The Commission’s analysis of the question centered on whether the tokens were an “investment contract,” a form of a security under the definitions in the federal securities laws.  The seminal decision in this regard is SEC v. H.J. Howey Co.,  328 U.S. 293 (1946).  There the Court used a multi-prong test centered on the question of whether the investors were pooling their money with the expectation of making a profit through the efforts of others.   Utilizing this approach in view of the economic reality of the transactions, the Commission concluded that the tokens involved were in fact an investment contract and thus a security subject to the federal securities laws. Exchange Act Release No. 81207 (July 25, 2017)(“21(a) Report”). 

Most of the cases brought by the SEC in this area both before and after the 21(a) Report have been offering fraud actions, often involving a Ponzi scheme.  For example,  SEC v. Plexcorps, Civil Action No. 1:17-cv-07007 (E.D.N.Y. Filed Dec. 1, 2017) centers on the claimed sale of a cryptocurrency by individuals enjoined from such sales by a Canadian court before implementing their scheme in the U.S., according to the SEC’s complaint. 

The complaint names as defendants the company, an unincorporated entity, and Dominic Lacroix, a securities law recidivist who controlled the entity. Sabrina Paradis-Royer, believed to be a romantic interest of Mr. Lacroix, is also named as a defendant. The action centers on the sale of what the defendants call PlexCoin, claimed to be the next cryptocurrency. In the United States the defendants began their offering of unregistered interests in August 2017. It continues to the present.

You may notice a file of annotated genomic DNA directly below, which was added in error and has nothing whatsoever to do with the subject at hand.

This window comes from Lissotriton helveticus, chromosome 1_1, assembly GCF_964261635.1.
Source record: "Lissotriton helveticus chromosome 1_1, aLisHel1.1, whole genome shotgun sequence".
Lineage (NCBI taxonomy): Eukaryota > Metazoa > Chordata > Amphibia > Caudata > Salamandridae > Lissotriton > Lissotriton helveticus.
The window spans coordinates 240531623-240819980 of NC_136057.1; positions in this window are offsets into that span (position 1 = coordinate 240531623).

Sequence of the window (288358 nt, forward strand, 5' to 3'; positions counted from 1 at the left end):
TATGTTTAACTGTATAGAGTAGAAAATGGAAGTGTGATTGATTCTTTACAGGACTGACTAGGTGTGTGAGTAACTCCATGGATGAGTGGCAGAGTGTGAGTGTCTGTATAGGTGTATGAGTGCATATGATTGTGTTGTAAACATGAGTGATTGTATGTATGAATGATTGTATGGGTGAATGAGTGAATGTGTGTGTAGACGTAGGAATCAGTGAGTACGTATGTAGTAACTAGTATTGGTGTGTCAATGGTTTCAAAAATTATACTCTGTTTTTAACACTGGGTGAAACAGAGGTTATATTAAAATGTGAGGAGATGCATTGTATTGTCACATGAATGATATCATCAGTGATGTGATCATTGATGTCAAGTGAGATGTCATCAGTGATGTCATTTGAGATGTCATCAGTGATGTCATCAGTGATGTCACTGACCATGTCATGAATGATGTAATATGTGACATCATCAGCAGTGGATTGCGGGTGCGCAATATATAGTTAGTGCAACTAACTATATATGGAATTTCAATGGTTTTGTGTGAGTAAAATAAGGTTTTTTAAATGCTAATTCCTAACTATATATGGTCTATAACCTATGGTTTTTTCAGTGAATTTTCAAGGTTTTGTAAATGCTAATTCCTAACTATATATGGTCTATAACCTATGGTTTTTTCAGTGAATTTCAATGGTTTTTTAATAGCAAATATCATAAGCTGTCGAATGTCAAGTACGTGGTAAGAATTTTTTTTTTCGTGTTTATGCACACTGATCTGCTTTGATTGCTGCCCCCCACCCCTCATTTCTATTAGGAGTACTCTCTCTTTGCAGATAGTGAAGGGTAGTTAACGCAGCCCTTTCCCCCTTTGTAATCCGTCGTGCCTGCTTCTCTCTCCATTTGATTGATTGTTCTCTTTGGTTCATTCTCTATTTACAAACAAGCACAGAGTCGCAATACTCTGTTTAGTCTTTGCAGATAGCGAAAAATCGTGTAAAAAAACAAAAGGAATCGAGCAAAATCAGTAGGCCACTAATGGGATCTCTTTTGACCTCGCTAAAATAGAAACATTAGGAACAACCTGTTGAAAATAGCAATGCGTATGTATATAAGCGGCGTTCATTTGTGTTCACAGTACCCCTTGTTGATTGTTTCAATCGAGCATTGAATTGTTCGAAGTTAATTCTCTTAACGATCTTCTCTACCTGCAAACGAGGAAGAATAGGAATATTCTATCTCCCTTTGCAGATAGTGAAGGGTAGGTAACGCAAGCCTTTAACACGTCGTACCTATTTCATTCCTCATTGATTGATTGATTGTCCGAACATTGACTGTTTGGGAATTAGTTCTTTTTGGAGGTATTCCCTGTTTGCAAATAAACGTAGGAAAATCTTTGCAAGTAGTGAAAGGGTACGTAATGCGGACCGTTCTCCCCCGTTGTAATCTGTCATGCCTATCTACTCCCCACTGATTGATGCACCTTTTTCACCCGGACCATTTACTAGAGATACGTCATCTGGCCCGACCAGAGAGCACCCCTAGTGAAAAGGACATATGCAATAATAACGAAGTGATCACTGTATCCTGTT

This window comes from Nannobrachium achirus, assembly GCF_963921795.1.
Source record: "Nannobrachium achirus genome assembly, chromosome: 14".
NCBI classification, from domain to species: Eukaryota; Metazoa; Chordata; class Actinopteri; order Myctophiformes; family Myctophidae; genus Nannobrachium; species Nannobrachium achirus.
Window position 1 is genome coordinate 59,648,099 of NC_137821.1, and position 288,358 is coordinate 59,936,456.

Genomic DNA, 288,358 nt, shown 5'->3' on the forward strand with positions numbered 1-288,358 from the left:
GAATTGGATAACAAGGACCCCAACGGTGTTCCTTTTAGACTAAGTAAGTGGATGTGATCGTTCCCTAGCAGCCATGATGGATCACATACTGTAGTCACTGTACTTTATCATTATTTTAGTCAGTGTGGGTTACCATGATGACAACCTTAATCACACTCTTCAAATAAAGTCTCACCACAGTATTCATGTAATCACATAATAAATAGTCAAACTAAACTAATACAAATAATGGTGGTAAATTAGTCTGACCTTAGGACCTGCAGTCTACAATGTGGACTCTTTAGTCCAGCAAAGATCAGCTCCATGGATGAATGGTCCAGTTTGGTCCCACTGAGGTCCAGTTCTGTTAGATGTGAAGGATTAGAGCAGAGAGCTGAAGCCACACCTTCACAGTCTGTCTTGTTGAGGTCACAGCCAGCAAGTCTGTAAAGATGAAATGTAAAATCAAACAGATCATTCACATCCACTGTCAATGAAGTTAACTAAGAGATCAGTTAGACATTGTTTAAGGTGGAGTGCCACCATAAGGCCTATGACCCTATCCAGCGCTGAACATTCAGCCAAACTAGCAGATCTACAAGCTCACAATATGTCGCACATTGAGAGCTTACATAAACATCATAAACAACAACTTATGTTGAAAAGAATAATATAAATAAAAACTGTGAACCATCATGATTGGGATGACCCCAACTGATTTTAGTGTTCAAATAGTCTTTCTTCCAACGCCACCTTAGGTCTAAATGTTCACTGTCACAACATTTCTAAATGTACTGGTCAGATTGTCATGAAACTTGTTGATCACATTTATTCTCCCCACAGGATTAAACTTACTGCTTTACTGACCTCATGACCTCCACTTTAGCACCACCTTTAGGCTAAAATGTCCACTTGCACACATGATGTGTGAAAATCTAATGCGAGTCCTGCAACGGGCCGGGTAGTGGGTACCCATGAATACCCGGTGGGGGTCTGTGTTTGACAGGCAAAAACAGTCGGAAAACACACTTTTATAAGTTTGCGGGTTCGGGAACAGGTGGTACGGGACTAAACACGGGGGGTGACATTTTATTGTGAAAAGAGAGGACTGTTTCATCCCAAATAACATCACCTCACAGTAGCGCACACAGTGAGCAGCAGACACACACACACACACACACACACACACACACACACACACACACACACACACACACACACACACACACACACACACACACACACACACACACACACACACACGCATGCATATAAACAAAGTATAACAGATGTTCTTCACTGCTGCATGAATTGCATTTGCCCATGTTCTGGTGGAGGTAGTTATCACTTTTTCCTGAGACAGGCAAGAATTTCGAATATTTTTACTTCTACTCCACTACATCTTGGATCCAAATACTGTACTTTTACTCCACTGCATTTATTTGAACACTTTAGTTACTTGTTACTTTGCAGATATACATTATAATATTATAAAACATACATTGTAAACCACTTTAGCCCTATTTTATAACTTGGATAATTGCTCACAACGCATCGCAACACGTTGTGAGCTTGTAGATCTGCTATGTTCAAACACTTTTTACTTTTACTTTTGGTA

Prior to the U.S. offering defendants initiated sales of the securities in Quebec, Canada. In July 2017 the Quebec Financial Markets Administrative Tribunal entered an injunction against Mr. Lacroix, prohibiting him from future violations of the Quebec Securities Act, based on his sales efforts. Subsequently, defendants began offering interests in Plexcorps’ claimed cryptocurrency in this country. 

Since August 2017 defendants have engaged in over 1,500 investor transactions, selling about 81 million PlexCoin Tokens for about $15 million. Investors were induced to enter into these transactions through a series of claims which included: a representation that a team of experts around the world were involved; that the firm’s executives were hidden to avoid poaching by competitions; that new products were being developed; and that the potential returns were enormous.